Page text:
Tawang, Arunachal Pradesh, India, 8 November 2009 (By Krittivas Mukherjee, Reuters) - Thousands of Buddhist monks and supporters welcomed Tibet's exiled spiritual leader on Sunday to Arunachal Pradesh also claimed by China, a trip that has renewed tensions between the Asian giants.

TAWANG: Tibetan Spiritual leader, the Dalai Lama on Monday inaugurated a district hospital here and donated Rs 20 lakh for its building on the second day of his visit to Arunachal Pradesh.

The Dalai Lama inaugurated the Kahndo-Dowa Songma Tawang district hospital and consecrated a Buddhist statue at its entrance.

Later he visited the Yid-Ta-G-Choezin ground where he planted saplings and also distributed some of them among the thousands of devotees assembled there.

Addressing the devotees, the 74-year-old Tibetan monk asked the younger generation to join monasteries to carry forward Buddha’s message of peace.

“Buddhist culture and tradition have to be preserved at every cost,” he said.

Speaking on the occasion, chief minister Dorjee Kandu urged the people to preserve the Buddhist culture in this part of the country.

The Dalai Lama, who arrived here on Sunday on a four-day visit, had rebuffed China for objecting to his trip to Arunachal Pradesh and expressed surprise over its claims to Tawang, a revered seat of Buddhism.

GUWAHATI: India’s gamble to bat first on a tricky wicket backfired heavily as they suffered a six-wicket defeat against Australia in the sixth


One-dayer to allow the visitors to clinch the seven-match series by taking an unasailable 4-2 lead on Sunday.

Scorecard | In Pics

India captain Mahendra Singh Dhoni won the toss and surprisingly chose to bat first in heavy weather conditions and the side never really recovered from the early jolts to virtually serve the game on a platter to the worlds champions.


It was a thoroughly professional display by the world champions, who first shot out India for 170 in 48 overs with their second-string attack and then chased down the target in 41.5 overs — losing just four wickets — to complete a facile win.

On a track where ball turned sharply, Australia rode on Shane Watson’s run-a-ball 49 and cameos from Ricky Ponting (25) and Cameron White (25) to inch closer to the target.

Michael Hussey (35 not out) and Adam Voges (23 not out) then guided them home with 8.1 overs to spare.

Earlier, a horror story unfolded after Dhoni’s gamble to bat first on a wicket that offered generous movements boomeranged.

India slumped to 27 for five in nine overs and a three digit total looked like a distant possibility at that point.

Fortunately for them, Ravindra Jadeja (57) and Praveen Kumar (54 not out), who slammed his maiden ODI half-century, did not throw in the towel and pushed the score to 170 in 48 overs before the hosts folded.

Doug Bollinger (5/35) and Mitchell Johnson (3/39) shared eight wickets between them to knock the wind out of India’s sail in the crucial match.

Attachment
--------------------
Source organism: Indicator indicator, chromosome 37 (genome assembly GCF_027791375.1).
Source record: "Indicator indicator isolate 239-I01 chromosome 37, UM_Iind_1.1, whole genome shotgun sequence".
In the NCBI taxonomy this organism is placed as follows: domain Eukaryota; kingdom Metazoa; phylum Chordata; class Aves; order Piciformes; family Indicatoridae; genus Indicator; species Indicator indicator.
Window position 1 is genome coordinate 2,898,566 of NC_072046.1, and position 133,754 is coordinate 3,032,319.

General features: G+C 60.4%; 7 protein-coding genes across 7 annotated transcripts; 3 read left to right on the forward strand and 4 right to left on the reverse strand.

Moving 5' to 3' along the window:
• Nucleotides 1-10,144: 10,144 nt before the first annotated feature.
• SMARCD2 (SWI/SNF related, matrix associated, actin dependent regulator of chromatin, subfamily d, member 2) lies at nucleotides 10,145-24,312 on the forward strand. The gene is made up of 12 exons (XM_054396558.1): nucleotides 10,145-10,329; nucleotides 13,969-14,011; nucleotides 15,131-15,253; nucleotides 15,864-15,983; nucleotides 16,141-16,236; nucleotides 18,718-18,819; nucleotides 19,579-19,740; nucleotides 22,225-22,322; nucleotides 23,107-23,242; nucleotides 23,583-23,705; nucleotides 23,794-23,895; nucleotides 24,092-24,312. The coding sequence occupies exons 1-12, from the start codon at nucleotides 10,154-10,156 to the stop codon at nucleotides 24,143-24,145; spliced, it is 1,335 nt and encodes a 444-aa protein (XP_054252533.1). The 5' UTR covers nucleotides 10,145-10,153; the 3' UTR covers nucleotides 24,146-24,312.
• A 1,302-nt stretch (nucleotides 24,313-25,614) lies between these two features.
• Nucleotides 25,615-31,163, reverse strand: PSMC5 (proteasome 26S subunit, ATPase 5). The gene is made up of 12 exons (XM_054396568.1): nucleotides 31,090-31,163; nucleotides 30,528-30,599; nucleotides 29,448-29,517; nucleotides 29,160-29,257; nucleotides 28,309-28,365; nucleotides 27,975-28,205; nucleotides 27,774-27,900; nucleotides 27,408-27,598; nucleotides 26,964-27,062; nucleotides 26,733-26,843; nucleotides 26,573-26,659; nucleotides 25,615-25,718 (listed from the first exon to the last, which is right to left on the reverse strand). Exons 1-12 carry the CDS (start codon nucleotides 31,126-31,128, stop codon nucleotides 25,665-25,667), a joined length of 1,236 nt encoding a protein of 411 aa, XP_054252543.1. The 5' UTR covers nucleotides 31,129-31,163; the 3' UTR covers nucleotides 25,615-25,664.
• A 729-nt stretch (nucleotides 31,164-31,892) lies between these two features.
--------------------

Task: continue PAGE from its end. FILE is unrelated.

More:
Both the teams now move to Mumbai for the seventh and last ODI on Wednesday.

Earlier, Doug Bollinger (5/35) and Mitchell Johnson (3/39) wreaked havoc with the ball to leave India in tatters before defiant half-centuries from Ravindra Jadeja (57 off 103 balls) and Praveen Kumar (54 not out off 51 balls) lent some semblance of respectability to the score.

His team in dire straits, Jadeja first added 48 runs with skipper Dhoni (24) and starred in a vital 74-run stand for the eighth wicket with Praveen to save India the blushes.

Dhoni’s decision to bat first backfired soon with Johnson extracting significant swing and picking up dangermen Virender Sehwag (6) and Gautam Gambhir (0) in the opening over of the innings.

Sehwag, who had dispatched Johnson for a six over the point region of the second ball of the match, lost his stumps to the pacer two balls later.

New man in Gambhir lasted just two balls, the second being a Johnson inswinger that sent the left-hander’s off-stump cartwheeling.

Tendulkar (10) looked like carrying the golden touch of his previous match but his stay was cut short when Bollinger took a good reflex catch off his own bowling.

Yuvraj Singh (6) too departed soon in an unusual manner when a Bollinger delivery hit him on the pad and looped over his shoulder with the batsman, trying to drag his bat in, inadvertently hitting the ball, helping it knock off the bail.

With Suresh Raina too returning soon, Jadeja showed the sense of responsibility that was missing among his illustrious teammates.

The youngster joined hands with Dhoni, trying to put the house in order but their association was nipped just when it had started blooming.

Bollinger trapped Dhoni with a delivery that apparently was missing the off-stump but umpire Shavir Tarapore felt otherwise.

Jadeja finally found an able partner in Praveen, who smashed seven fours and a six in his entertaining knock to give the Indian bowlers something to bowl at.

After Jadeja’s dismissal, caught by White of Bollinger, Praveen ran out of partners with two overs to spare.

Chasing the target, Australian batsmen found it difficult to cope with the prodigious turn but the meagreness of the victory target made their job easy.

Brussels – A European Union surveillance aircraft was tracking on Thursday a Thai-flagged fishing boat headed towards the Somali coast, probably in the hands of pirates, the EU’s naval mission said.